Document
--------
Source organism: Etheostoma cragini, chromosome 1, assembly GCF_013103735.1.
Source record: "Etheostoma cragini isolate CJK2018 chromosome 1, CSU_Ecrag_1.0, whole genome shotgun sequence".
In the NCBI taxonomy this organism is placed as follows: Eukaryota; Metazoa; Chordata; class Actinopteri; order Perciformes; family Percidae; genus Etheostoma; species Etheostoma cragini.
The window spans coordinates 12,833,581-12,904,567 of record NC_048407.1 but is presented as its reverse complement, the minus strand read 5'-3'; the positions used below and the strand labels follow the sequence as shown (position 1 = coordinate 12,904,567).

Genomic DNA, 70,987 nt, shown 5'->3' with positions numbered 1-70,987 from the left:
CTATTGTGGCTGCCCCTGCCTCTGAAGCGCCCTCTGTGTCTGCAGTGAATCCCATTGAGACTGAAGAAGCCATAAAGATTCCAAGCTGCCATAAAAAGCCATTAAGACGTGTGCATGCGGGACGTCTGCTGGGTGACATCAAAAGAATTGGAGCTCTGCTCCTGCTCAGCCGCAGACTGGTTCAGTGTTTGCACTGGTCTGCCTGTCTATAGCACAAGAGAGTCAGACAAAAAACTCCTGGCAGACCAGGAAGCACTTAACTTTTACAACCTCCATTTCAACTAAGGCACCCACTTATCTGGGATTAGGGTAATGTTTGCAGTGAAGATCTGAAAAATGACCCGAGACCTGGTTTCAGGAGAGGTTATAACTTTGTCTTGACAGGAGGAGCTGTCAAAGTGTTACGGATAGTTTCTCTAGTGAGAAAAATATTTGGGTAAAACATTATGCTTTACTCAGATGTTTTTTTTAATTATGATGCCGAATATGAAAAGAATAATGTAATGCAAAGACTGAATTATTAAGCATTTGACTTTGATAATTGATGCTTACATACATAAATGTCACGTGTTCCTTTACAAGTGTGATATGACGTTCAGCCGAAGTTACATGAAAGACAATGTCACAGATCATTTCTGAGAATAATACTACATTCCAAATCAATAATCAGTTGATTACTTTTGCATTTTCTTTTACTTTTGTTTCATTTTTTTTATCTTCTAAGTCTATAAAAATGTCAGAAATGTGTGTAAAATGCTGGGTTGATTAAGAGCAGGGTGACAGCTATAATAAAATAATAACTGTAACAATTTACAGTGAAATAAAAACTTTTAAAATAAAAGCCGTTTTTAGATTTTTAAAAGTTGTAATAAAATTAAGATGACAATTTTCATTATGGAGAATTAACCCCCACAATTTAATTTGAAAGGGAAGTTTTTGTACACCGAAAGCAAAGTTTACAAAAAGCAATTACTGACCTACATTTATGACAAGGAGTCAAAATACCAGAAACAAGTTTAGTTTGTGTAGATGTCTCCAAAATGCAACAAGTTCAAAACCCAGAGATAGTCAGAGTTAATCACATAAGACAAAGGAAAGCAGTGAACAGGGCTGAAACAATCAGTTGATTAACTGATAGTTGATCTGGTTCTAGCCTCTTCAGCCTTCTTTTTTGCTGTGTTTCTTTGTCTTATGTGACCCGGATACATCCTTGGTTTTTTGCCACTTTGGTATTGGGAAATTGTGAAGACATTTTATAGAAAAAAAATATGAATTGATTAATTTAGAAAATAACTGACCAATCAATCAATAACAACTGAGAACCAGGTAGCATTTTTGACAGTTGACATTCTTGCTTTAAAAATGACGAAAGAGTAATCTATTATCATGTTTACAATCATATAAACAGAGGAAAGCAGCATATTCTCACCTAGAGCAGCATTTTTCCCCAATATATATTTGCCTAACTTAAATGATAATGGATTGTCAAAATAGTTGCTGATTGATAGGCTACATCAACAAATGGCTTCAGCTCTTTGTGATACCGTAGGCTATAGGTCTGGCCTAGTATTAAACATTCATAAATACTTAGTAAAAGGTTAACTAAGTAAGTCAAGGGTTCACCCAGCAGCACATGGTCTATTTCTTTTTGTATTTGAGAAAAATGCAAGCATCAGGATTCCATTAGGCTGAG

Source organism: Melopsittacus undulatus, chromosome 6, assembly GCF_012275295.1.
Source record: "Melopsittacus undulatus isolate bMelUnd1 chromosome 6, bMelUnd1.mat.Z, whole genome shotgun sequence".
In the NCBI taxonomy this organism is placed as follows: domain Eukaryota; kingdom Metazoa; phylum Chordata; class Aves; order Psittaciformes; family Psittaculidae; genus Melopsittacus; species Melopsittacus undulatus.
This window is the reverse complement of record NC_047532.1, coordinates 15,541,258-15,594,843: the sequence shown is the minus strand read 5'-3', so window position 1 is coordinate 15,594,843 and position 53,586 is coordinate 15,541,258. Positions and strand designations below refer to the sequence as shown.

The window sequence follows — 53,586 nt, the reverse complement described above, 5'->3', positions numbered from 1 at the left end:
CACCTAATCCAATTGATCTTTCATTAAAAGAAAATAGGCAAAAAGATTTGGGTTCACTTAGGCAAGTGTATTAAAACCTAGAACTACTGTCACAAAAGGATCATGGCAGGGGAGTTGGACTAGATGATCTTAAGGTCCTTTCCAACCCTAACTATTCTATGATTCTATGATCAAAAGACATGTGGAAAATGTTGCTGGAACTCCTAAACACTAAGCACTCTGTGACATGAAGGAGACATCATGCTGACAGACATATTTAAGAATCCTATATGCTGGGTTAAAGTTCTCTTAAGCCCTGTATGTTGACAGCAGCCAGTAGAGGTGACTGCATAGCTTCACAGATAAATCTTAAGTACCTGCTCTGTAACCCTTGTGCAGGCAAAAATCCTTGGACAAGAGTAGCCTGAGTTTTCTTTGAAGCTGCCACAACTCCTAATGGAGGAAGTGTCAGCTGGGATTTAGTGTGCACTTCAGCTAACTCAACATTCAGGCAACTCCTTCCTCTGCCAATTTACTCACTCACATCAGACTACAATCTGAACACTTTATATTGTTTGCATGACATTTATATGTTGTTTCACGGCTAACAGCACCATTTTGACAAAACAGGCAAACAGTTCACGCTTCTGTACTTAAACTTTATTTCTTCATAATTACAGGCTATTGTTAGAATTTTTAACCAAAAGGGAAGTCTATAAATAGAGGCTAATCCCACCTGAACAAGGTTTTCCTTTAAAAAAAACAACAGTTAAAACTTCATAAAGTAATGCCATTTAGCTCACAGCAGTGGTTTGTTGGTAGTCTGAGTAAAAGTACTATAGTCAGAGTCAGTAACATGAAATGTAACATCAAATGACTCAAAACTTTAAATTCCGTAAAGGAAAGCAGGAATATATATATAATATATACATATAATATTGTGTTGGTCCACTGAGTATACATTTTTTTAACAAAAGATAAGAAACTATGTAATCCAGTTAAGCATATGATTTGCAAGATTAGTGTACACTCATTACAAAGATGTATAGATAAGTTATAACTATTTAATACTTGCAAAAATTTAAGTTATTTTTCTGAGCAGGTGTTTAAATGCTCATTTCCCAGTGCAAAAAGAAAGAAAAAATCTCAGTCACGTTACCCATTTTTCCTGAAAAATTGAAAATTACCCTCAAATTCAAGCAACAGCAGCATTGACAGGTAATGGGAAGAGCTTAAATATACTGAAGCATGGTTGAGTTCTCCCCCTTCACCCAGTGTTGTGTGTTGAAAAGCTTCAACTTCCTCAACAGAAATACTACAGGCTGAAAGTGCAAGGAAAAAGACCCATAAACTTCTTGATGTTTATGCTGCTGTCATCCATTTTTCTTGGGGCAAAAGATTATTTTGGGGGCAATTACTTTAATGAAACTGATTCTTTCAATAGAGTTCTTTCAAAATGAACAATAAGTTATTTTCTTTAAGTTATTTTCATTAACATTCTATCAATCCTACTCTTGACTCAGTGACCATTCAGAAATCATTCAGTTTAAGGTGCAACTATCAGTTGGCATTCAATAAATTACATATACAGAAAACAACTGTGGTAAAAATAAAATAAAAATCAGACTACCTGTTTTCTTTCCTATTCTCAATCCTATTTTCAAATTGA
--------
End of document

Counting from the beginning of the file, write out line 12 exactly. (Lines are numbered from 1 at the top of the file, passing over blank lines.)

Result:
CACCTAATCCAATTGATCTTTCATTAAAAGAAAATAGGCAAAAAGATTTGGGTTCACTTAGGCAAGTGTATTAAAACCTAGAACTACTGTCACAAAAGGATCATGGCAGGGGAGTTGGACTAGATGATCTTAAGGTCCTTTCCAACCCTAACTATTCTATGATTCTATGATCAAAAGACATGTGGAAAATGTTGCTGGAACTCCTAAACACTAAGCACTCTGTGACATGAAGGAGACATCATGCTGACAGACATATTTAAGAATCCTATATGCTGGGTTAAAGTTCTCTTAAGCCCTGTATGTTGACAGCAGCCAGTAGAGGTGACTGCATAGCTTCACAGATAAATCTTAAGTACCTGCTCTGTAACCCTTGTGCAGGCAAAAATCCTTGGACAAGAGTAGCCTGAGTTTTCTTTGAAGCTGCCACAACTCCTAATGGAGGAAGTGTCAGCTGGGATTTAGTGTGCACTTCAGCTAACTCAACATTCAGGCAACTCCTTCCTCTGCCAATTTACTCACTCACATCAGACTACAATCTGAACACTTTATATTGTTTGCATGACATTTATATGTTGTTTCACGGCTAACAGCACCATTTTGACAAAACAGGCAAACAGTTCACGCTTCTGTACTTAAACTTTATTTCTTCATAATTACAGGCTATTGTTAGAATTTTTAACCAAAAGGGAAGTCTATAAATAGAGGCTAATCCCACCTGAACAAGGTTTTCCTTTAAAAAAAACAACAGTTAAAACTTCATAAAGTAATGCCATTTAGCTCACAGCAGTGGTTTGTTGGTAGTCTGAGTAAAAGTACTATAGTCAGAGTCAGTAACATGAAATGTAACATCAAATGACTCAAAACTTTAAATTCCGTAAAGGAAAGCAGGAATATATATATAATATATACATATAATATTGTGTTGGTCCACTGAGTATACATTTTTTTAACAAAAGATAAGAAACTATGTAATCCAGTTAAGCATATGATTTGCAAGATTAGTGTACACTCATTACAAAGATGTATAGATAAGTTATAACTATTTAATACTTGCAAAAATTTAAGTTATTTTTCTGAGCAGGTGTTTAAATGCTCATTTCCCAGTGCAAAAAGAAAGAAAAAATCTCAGTCACGTTACCCATTTTTCCTGAAAAATTGAAAATTACCCTCAAATTCAAGCAACAGCAGCATTGACAGGTAATGGGAAGAGCTTAAATATACTGAAGCATGGTTGAGTTCTCCCCCTTCACCCAGTGTTGTGTGTTGAAAAGCTTCAACTTCCTCAACAGAAATACTACAGGCTGAAAGTGCAAGGAAAAAGACCCATAAACTTCTTGATGTTTATGCTGCTGTCATCCATTTTTCTTGGGGCAAAAGATTATTTTGGGGGCAATTACTTTAATGAAACTGATTCTTTCAATAGAGTTCTTTCAAAATGAACAATAAGTTATTTTCTTTAAGTTATTTTCATTAACATTCTATCAATCCTACTCTTGACTCAGTGACCATTCAGAAATCATTCAGTTTAAGGTGCAACTATCAGTTGGCATTCAATAAATTACATATACAGAAAACAACTGTGGTAAAAATAAAATAAAAATCAGACTACCTGTTTTCTTTCCTATTCTCAATCCTATTTTCAAATTGA